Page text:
So by mid-November, Cataloochee Ski Area was posting 15 to 20 percent more skiers on its slopes than it normally would have by that time.
“We got a lot of help from Sandy,” General Manager Chris Bates said of the bittersweet storm that caused the cities of New York and New Jersey so much devastation but blanketed the ski area with about seven inches of fresh powder.
That, in addition to other snowfalls, accounts for the 14 inches of natural snow the ski area has received already this season — hopefully, well on its way to surpass the 50 inches of snow it gets on average per year.
But skiing in Cataloochee wouldn’t be possible without the help of artificial snowmakers — and lots of them. Advances in snow technology, which have come along way since the ski area first opened in the early 1960s, are critical to the success of the nation’s southernmost ski slope.
Bates said before the snow of Sandy had begun to fall, workers had already switched the snow machines on. And what the machines can do alone, even without the help of a superstorm, is impressive.
“We can go from grass to skiing in eight hours,” Bates said.
Cataloochee makes snow nearly every night — laying down between six and eight inches during those midnight hours — to combat the inevitably warm winter days of the South and lessen the toll the fickle weather will surely take on the hard-fought base come sunrise.
And the warmer days did come. By last weekend, temperatures hit 60 degrees Fahrenheit and skiers sported short-sleeved shirts and sunscreen.
Saturday, two of the area’s three chair lifts hoisted skiers and snowboarders up the hill to take one of the three open runs back down. The other lift and remaining dozen or more runs should be opened by Christmas.
The small number of snowy runs, assaulted by the beating sun and bracketed by brown grass, didn’t keep 21-year-old Paul Lee and his two friends from Greenville, S.C., from making the nearly two-hour trip that day to snowboard. Lee had faith in the snow-making abilities of Cataloochee.
“Cat’ is a really awesome place,” said Lee, using the abbreviated lingo for Cataloochee. “They make some awesome snow.”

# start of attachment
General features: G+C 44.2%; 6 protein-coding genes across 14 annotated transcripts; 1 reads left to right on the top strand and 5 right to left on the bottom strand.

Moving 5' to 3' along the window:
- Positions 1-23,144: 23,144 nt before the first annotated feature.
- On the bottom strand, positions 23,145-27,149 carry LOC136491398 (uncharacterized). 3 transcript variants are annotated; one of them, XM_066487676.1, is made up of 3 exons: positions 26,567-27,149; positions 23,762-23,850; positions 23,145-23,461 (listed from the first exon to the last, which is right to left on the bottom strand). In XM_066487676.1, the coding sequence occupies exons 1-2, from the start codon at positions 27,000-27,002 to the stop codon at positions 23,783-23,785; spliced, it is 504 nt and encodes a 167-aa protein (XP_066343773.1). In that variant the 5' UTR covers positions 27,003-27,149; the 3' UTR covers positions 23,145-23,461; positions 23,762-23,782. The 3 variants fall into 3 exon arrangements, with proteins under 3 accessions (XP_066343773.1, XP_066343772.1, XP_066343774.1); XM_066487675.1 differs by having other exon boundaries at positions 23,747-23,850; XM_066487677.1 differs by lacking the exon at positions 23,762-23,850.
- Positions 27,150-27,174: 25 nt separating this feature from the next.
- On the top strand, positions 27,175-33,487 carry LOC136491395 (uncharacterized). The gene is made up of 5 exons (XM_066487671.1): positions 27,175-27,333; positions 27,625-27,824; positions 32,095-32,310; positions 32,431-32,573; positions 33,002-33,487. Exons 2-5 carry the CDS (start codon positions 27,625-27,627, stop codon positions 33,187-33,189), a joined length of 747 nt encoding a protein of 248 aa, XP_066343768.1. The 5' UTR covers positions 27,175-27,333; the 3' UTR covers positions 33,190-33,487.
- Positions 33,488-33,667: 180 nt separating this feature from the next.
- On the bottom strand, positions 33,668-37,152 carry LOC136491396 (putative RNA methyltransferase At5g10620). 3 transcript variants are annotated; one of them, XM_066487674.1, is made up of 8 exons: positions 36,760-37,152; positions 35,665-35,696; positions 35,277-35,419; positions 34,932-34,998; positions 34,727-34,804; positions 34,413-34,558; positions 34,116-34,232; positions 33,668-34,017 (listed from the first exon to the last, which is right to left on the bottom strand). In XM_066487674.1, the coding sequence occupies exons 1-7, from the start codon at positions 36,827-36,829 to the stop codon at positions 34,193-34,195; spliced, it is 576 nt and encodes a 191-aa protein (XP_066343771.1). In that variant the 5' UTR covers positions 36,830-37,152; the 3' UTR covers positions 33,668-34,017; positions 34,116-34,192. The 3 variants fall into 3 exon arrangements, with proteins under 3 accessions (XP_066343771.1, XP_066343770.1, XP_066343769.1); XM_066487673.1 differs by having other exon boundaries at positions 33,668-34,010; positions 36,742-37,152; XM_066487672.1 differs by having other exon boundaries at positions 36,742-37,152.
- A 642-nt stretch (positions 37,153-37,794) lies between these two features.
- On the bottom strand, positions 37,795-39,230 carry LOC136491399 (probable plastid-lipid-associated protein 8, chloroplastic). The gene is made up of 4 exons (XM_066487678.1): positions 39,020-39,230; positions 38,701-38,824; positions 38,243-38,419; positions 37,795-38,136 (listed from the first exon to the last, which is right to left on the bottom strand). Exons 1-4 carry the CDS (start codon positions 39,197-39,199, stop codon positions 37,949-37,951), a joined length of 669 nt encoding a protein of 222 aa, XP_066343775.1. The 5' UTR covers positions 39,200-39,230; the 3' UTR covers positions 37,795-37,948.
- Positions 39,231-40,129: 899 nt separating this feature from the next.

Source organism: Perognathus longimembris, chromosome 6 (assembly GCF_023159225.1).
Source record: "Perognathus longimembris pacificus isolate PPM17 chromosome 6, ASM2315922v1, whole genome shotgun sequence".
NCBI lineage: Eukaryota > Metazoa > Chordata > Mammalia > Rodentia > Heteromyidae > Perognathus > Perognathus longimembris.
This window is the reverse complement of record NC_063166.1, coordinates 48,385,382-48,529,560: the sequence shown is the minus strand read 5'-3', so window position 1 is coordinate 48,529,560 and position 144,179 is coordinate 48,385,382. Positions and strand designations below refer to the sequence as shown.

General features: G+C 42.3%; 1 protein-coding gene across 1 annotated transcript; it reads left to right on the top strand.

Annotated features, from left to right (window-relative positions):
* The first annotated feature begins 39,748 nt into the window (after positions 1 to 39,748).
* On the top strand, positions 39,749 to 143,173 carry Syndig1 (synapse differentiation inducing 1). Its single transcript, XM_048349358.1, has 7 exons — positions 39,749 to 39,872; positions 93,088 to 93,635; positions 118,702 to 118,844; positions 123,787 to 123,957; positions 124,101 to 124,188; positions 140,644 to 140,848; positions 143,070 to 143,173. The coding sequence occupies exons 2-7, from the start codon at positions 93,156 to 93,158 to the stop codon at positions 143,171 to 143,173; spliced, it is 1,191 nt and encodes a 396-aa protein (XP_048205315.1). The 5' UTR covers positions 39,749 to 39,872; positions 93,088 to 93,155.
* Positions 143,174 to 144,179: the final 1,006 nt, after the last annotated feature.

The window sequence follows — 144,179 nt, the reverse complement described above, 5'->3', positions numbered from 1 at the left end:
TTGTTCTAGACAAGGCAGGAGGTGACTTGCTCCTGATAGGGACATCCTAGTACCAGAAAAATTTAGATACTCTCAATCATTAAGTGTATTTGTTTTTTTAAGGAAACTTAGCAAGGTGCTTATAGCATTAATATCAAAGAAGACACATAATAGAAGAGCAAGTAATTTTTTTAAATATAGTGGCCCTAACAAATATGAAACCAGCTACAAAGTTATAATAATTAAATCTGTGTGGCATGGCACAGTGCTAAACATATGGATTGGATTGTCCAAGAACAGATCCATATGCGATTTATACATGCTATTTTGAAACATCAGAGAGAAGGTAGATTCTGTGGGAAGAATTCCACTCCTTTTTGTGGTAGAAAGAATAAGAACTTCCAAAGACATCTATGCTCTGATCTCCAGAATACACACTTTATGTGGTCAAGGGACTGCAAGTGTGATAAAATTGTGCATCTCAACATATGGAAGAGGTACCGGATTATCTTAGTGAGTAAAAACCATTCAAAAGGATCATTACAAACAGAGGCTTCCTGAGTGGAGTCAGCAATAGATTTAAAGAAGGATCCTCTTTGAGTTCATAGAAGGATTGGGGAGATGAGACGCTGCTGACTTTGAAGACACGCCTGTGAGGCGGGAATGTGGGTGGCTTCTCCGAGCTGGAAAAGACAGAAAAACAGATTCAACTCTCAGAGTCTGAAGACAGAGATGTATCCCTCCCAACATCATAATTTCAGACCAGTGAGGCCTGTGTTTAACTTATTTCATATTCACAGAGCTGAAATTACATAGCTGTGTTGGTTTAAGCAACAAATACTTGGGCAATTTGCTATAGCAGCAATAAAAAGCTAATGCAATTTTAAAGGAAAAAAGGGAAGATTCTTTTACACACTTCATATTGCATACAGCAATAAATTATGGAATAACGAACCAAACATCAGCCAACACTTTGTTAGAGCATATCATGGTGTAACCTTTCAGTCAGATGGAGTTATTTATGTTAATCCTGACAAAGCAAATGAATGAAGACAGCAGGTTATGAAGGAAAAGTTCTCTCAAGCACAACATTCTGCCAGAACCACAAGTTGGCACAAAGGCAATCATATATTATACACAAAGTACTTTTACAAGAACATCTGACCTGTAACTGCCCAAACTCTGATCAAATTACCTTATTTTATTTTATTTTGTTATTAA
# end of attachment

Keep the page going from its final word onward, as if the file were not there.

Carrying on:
Skis and lessons with your turkey legs?
While Halloween skiing was an unexpected boon to the local ski season, skiers and snowboarders are crossing their fingers that the slopes will be ready for the next big day right around the bend.
Thanksgiving Day weekend is one of the most popular at Cataloochee Ski Area. The region’s many second-home owners are here in full-force this week. And thanks to school and work holidays, families load up and come from as far away as Florida, Georgia and eastern North Carolina to incorporate a little skiing into their break.
To compensate, the ski lodge offers a Thanksgiving Day meal for those who would rather bomb down mountains than cook. It is expected to draw in the crowds.
Sue Reitze, first-year director of the ski school at Cataloochee, said with the runs filling up, the best way to keep the holiday ski season fun and safe is to take a lesson or two.
The school offers free lessons during the week along with an equipment rental and lift ticket.
“If you know where the brakes are,” said Reitze, “you’re a lot less likely to hit something.”
There are also special classes geared toward women only, private groups and children of all ages. Reitze encouraged skiers and boarders to take advantage.
And Georgia Defrancia, with her four-year-old daughter, Sula, from Asheville, did just that. Originally from Colorado, Georgia comes from a long line of skiers. As one would expect, Sula is already a veteran of the slopes at age four, having begun lessons at Cataloochee at age three.
Georgia attaches a harness to her daughter to keep tabs on her while she warms up. But after that, the small child is on her own.
“We do the first couple of runs with the harness,” Georgia said. “Then, I set her free.”
But not all new skiers are as trained as young Sula. Many show up for the first time and try to learn as they go, and that’s what can cause problems for themselves or others.
Many involved in accidents on the hill are first-time or beginning skiers. Cataloochee has more than 120 responders on its roster who help patrol the slopes.
Ski Patrol Director Wayne Morgan recalled one infamous day when his crew responded to 30 incidents on the slopes. Thankfully, November has been slow on the injury front so far. For the week leading up to last Saturday, patrollers had only one reported incident. But, that was still one too many in his book.
“I prefer none at all,” Morgan said.
When injuries do happen, skiers generally twist a knee or an ankle as they attempt to stabilize themselves with their legs. Meanwhile, snowboarders, whose legs are strapped in and immobile, tend to break arms, wrists and collarbones as they reach out to cushion a fall, Morgan said.
But the thought of broken bones didn’t deter beginner boarder Kelly Smith from letting her boyfriend talk her into trying the sport, which by the looks of the Cataloochee slopes last Saturday is now either equal to, or has surpassed skiing, in popularity.
Smith’s boyfriend convinced her with his “sideways is always better” mantra and now, after her third week of snowboarding, she is finally getting the feel of it.
“He’s pushing me,” Smith said. “He said, ‘just strap in and go.’”
All you need to know
Cataloochee Ski Area located outside Maggie Valley is officially up and running for the season.
Ticket options include full-day, half-day and twilight skiing sessions. Day hours are 9 a.m. to 4:30 p.m., with night skiing on certain days until 10 p.m.
Lift tickets range from $19 to $54, with equipment rentals of $20 to $25. Costs are higher during holiday periods.
www.cataloochee.com or 828.926.0285.